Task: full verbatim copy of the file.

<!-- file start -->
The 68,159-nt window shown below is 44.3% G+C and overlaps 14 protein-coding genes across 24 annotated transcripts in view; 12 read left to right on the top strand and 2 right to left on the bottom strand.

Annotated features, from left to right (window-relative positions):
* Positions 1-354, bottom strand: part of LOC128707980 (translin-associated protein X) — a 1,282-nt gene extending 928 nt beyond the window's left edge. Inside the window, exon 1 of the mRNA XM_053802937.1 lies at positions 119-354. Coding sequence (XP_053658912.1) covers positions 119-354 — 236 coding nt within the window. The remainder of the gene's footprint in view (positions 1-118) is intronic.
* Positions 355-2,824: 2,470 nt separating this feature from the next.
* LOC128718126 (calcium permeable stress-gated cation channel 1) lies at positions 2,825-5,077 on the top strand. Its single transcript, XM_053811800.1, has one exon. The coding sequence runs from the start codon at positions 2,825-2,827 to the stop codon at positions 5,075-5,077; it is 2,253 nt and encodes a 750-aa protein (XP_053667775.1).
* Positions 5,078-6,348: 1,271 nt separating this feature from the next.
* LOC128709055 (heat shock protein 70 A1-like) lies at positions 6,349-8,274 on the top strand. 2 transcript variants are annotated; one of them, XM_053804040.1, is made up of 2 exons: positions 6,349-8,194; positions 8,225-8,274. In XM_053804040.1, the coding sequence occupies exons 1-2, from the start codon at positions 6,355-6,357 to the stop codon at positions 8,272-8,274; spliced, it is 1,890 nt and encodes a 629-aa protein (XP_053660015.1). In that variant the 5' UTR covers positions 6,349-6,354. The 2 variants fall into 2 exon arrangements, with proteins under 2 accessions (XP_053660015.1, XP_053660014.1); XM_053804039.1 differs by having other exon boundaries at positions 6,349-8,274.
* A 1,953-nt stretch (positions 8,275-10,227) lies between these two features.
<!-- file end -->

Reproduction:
The 68,159-nt window shown below is 44.3% G+C and overlaps 14 protein-coding genes across 24 annotated transcripts in view; 12 read left to right on the top strand and 2 right to left on the bottom strand.

Annotated features, from left to right (window-relative positions):
* Positions 1-354, bottom strand: part of LOC128707980 (translin-associated protein X) — a 1,282-nt gene extending 928 nt beyond the window's left edge. Inside the window, exon 1 of the mRNA XM_053802937.1 lies at positions 119-354. Coding sequence (XP_053658912.1) covers positions 119-354 — 236 coding nt within the window. The remainder of the gene's footprint in view (positions 1-118) is intronic.
* Positions 355-2,824: 2,470 nt separating this feature from the next.
* LOC128718126 (calcium permeable stress-gated cation channel 1) lies at positions 2,825-5,077 on the top strand. Its single transcript, XM_053811800.1, has one exon. The coding sequence runs from the start codon at positions 2,825-2,827 to the stop codon at positions 5,075-5,077; it is 2,253 nt and encodes a 750-aa protein (XP_053667775.1).
* Positions 5,078-6,348: 1,271 nt separating this feature from the next.
* LOC128709055 (heat shock protein 70 A1-like) lies at positions 6,349-8,274 on the top strand. 2 transcript variants are annotated; one of them, XM_053804040.1, is made up of 2 exons: positions 6,349-8,194; positions 8,225-8,274. In XM_053804040.1, the coding sequence occupies exons 1-2, from the start codon at positions 6,355-6,357 to the stop codon at positions 8,272-8,274; spliced, it is 1,890 nt and encodes a 629-aa protein (XP_053660015.1). In that variant the 5' UTR covers positions 6,349-6,354. The 2 variants fall into 2 exon arrangements, with proteins under 2 accessions (XP_053660015.1, XP_053660014.1); XM_053804039.1 differs by having other exon boundaries at positions 6,349-8,274.
* A 1,953-nt stretch (positions 8,275-10,227) lies between these two features.